As East-West diplomatic tensions simmer over Ukraine, the White House says President Barack Obama told Russian counterpart Vladimir Putin Thursday that Moscow's actions in Ukraine violate that country's sovereignty.
A White House statement said the two leaders spoke for an hour, during which Mr. Obama detailed actions taken by Washington and its allies in response to the presence of Russian forces in the Crimean peninsula.
It is the first known direct contact between the leaders since Russian military personnel appeared in the Ukrainian territory Saturday.
The statement said Mr. Obama proposed several diplomatic solutions to the standoff, which it said address "the interests of Russia, the people of Ukraine and the international community."
As part of the solution, the president called for direct talks between Kyiv and Moscow that would be mediated by the international community. Mr. Obama also called for all Russian forces to return to their bases and for international monitors to ensure the safety of all Ukrainians, including ethnic Russians.
The statement said U.S. Secretary of State John Kerry will continue discussions with Russian Foreign Minister Sergei Lavrov, the Kyiv government and other international partners in the days to come.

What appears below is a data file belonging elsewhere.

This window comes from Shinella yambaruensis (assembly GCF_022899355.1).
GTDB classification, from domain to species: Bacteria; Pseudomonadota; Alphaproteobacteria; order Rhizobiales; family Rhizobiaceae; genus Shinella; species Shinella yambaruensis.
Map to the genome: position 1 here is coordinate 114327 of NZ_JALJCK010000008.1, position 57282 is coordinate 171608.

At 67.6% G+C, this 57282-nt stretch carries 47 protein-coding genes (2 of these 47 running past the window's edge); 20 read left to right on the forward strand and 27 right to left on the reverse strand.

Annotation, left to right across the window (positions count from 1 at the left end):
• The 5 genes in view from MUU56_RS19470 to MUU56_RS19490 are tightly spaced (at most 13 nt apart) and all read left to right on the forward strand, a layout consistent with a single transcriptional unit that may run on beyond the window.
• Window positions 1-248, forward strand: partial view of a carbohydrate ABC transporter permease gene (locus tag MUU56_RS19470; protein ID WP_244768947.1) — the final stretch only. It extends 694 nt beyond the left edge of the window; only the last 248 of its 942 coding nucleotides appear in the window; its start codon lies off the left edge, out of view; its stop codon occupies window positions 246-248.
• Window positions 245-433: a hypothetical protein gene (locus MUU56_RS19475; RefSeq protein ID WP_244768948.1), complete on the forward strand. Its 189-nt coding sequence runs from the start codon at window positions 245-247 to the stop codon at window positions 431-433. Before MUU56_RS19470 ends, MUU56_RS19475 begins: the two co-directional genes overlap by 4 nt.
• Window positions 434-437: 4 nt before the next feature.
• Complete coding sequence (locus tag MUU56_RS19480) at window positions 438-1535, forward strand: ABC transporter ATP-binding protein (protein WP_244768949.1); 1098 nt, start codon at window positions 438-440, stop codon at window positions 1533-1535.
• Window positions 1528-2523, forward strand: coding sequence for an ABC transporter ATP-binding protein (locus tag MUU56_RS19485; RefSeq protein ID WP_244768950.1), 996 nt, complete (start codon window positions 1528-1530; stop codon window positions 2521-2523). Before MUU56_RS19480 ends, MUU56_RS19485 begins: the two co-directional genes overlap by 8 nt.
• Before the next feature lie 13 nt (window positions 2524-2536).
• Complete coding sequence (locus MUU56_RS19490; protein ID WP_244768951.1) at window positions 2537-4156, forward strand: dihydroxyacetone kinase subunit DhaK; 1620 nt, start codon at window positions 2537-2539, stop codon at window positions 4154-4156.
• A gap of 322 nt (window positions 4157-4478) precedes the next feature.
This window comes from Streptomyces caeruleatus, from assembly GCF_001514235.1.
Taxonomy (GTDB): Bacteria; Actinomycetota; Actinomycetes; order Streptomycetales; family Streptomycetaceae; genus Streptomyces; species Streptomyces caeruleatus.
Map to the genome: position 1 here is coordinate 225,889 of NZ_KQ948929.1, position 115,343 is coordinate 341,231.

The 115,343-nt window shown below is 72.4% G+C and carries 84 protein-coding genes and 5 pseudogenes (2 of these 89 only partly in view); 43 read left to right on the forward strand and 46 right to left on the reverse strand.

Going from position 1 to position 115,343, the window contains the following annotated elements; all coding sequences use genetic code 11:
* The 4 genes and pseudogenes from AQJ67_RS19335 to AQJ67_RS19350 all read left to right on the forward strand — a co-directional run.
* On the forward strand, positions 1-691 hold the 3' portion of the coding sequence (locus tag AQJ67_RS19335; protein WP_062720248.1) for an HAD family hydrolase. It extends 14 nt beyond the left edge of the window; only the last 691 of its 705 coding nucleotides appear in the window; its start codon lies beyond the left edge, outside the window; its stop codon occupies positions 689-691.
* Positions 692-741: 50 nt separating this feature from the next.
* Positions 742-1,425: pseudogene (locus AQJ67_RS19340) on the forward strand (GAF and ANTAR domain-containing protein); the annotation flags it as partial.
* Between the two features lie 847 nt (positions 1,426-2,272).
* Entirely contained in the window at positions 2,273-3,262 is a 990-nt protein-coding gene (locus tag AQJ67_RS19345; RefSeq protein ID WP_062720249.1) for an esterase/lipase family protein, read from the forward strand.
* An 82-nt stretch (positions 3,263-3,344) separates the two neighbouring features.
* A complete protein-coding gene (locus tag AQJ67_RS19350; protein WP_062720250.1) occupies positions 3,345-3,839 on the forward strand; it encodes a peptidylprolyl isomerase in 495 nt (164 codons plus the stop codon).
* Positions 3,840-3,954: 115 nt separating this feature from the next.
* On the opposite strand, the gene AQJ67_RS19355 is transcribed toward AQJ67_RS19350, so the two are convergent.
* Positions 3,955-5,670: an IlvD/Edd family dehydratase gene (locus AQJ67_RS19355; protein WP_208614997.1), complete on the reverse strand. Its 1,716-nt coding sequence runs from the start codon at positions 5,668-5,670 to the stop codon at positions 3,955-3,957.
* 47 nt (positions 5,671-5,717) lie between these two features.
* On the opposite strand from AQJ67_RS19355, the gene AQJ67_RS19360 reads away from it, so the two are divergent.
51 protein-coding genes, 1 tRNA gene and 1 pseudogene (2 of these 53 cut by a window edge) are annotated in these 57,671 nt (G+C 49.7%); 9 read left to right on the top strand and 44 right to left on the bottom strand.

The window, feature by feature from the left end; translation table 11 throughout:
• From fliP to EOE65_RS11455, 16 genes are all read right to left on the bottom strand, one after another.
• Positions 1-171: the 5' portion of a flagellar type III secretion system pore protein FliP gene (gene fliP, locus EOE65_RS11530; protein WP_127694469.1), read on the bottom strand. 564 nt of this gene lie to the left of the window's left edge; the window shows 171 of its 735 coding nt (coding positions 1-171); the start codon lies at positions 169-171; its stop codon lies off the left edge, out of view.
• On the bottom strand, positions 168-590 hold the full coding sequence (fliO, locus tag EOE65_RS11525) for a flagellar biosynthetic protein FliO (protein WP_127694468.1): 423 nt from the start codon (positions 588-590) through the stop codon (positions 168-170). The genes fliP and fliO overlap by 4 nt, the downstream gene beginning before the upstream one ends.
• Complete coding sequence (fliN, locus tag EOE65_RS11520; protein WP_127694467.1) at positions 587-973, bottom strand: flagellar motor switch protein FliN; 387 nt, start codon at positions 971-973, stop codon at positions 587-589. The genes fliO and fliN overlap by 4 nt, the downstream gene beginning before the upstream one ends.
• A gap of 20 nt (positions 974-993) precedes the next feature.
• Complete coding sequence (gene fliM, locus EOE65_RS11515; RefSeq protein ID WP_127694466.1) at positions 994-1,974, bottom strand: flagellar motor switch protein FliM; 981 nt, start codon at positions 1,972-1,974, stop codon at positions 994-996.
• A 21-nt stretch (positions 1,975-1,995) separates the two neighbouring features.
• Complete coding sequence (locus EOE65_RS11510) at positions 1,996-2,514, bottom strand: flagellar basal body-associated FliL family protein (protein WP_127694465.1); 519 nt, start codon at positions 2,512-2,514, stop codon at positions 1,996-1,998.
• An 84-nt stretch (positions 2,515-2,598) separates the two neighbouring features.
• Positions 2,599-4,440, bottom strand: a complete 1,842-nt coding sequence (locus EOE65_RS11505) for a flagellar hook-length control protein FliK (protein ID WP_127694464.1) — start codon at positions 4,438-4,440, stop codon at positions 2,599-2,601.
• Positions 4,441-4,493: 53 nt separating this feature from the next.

Earlier in the day, Mr. Obama signed an executive order authorizing sanctions on those found to have stolen assets of the Ukrainian people or to have violated Ukraine's territorial integrity. The order blocks the transfer from the United States of assets belonging to anyone found to have undermined democratic institutions in Ukraine. The order also includes visa restrictions, but does not name targeted individuals.
The president said a March 16 referendum decreed by pro-Russian Crimean lawmakers on the future of the peninsula violates international law and Ukraine's constitution. He said any discussion about Ukraine's future "must include the legitimate government of Ukraine."
On Capitol Hill, the House of Representatives voted to provide loan guarantees of $1 billion to Ukraine, as the European Union prepares to extend a $15 billion bailout to Kyiv. The measure now goes to the U.S. Senate.
Earlier, the European Union voted to freeze the assets in Europe held by 18 Ukrainians, including ousted president Viktor Yanukovych, former prime minister Mykola Azarov and 16 former ministers, businessmen and security chiefs. Mr. Yanukovych's two sons and Mr. Azarov's son also were targeted.
The EU, facing what its leaders say is the the continent's greatest security challenge since the Balkan wars, also is suspending visa talks with Moscow.